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Lines 1–3
“In the Suburbs” is a small poem about a big topic. Its title announces its subject. For Americans, the idea and image of the suburbs is mixed. On the one hand, many consider it a welcome refuge from the congestion, noise, and crime of the city. On the other hand, it has the reputation as a place marked by conformity, conservative values, and stodginess. In the first stanza, the speaker adopts the latter point of view, presenting the suburbs as a prison of sorts. The tone is harsh and accusatory, as the speaker equates the suburbs with middle-class life, both of which he sees as meaningless. The important word in this stanza is “born.” Being born into a situation or identity suggests that one has little or no choice in the matter, that he or she acts according to a path already laid out. By using the second person “you,” Simpson suggests that he is addressing another part of himself. This is a standard use of the second person in contemporary poetry.

The idea that one is born into a way of life over which one has no control is embodied in naturalism, a way of representing the world that emerged in the nineteenth century, largely as a result of the theories of Charles Darwin and Sigmund Freud. Naturalist writers, like realist writers, focus on the observable world, paying close attention to those forces that limit human desire or will, such as nature, one’s genetic inheritance, or economic conditions. American naturalist writers include Stephen Crane and Theodore Dreiser. In Simpson’s poem, these forces are implied rather than explicitly described.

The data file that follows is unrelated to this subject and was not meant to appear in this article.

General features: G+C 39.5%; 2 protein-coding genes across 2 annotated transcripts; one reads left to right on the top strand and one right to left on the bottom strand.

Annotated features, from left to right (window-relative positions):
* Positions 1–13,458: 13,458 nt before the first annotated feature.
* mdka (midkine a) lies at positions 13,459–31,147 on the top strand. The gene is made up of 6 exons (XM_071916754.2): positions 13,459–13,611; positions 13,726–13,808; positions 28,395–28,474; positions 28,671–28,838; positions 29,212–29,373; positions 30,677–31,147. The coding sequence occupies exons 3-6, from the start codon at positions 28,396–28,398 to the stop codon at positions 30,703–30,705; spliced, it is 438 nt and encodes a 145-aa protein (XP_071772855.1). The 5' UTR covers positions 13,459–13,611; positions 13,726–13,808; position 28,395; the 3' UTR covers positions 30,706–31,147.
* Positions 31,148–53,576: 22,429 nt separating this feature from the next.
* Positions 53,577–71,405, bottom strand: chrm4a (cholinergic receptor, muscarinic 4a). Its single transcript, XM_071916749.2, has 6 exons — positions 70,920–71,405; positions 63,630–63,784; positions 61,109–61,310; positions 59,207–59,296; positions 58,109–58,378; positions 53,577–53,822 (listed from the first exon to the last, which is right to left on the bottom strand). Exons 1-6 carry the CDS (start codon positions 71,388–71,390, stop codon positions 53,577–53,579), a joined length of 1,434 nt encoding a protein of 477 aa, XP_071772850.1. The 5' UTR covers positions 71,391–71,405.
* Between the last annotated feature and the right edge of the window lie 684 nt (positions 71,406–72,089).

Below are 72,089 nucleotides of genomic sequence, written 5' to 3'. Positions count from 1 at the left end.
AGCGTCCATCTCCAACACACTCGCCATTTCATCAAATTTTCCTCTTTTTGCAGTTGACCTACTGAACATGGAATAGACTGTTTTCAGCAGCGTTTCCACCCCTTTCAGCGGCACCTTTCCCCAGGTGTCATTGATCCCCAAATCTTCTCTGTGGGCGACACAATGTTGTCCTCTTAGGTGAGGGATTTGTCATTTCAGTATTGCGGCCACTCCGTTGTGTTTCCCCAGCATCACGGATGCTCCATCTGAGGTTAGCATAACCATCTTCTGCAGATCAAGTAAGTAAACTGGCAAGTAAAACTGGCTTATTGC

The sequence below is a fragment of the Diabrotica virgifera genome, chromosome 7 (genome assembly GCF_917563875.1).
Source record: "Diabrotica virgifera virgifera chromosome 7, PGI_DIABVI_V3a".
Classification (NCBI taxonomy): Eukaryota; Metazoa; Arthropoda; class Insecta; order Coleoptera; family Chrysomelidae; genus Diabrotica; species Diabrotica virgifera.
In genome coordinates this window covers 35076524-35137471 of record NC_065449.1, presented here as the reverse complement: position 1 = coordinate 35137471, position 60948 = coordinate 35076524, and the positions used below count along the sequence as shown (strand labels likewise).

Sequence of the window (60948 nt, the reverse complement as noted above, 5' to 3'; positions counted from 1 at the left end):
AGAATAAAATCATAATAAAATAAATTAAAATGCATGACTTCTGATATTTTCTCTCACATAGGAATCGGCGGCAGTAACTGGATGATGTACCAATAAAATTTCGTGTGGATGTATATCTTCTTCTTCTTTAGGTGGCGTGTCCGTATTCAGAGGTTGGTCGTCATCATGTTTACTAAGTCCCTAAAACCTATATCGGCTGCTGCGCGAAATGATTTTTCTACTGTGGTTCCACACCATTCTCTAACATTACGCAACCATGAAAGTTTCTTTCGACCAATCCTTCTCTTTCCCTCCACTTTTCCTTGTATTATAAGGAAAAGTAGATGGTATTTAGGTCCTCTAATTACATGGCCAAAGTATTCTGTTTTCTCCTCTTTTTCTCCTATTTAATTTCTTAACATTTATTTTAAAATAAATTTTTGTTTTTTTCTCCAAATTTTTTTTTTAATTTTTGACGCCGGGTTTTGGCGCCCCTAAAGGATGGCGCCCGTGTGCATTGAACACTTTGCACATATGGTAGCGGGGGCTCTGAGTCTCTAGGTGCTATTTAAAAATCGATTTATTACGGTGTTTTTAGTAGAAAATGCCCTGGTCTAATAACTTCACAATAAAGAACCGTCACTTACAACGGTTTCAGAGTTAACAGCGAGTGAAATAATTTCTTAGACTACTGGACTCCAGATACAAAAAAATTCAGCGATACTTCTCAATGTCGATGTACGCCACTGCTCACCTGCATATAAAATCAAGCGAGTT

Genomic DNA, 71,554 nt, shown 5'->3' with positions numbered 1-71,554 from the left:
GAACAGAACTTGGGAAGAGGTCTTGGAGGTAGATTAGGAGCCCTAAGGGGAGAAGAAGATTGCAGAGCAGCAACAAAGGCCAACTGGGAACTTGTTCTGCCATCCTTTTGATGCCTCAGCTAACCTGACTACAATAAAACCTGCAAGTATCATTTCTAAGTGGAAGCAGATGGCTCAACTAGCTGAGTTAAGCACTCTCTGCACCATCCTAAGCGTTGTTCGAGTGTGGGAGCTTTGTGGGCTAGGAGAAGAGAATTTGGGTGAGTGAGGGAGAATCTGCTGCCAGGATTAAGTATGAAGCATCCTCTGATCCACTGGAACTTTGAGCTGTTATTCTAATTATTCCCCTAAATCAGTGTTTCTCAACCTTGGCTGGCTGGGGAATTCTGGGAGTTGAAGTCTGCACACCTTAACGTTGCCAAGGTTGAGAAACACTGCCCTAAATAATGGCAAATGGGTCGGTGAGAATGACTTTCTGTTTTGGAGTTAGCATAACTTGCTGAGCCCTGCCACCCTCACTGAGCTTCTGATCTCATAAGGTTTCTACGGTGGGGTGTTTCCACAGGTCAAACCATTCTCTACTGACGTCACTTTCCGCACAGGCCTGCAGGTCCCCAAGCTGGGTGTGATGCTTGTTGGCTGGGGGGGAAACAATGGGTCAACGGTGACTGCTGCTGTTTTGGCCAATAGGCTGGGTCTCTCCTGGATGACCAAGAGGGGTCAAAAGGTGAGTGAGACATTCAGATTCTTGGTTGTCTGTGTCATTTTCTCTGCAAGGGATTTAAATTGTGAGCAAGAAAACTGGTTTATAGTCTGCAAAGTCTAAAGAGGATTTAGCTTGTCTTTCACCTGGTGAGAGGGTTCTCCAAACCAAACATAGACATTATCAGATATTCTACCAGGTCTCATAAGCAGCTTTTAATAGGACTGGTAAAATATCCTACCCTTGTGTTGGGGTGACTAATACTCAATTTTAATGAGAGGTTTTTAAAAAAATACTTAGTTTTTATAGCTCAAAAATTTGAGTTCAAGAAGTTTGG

Lines 4–6
This stanza completes the third sentence of the first stanza. By running the sentence over into the next paragraph, Simpson emphasizes the idea of “procession,” which he introduces in the fifth line. A procession is a group of people moving along in a systematic and orderly manner. The word also suggests ritual, which is embodied in the image of people walking to church.

This last image is key for understanding the poem. Linking suburban, middle-class life to churchgoing makes sense, as church life was a conventional and regular part of American life when Simpson wrote the poem in the early 1960s. However, Simpson’s tone is ironic. By using a religious image to describe suburban, middle-class life, he is saying that this group of people holds their way of life sacred, even though they are largely powerless to change it and, Simpson suggests, unconscious of its effect on them.

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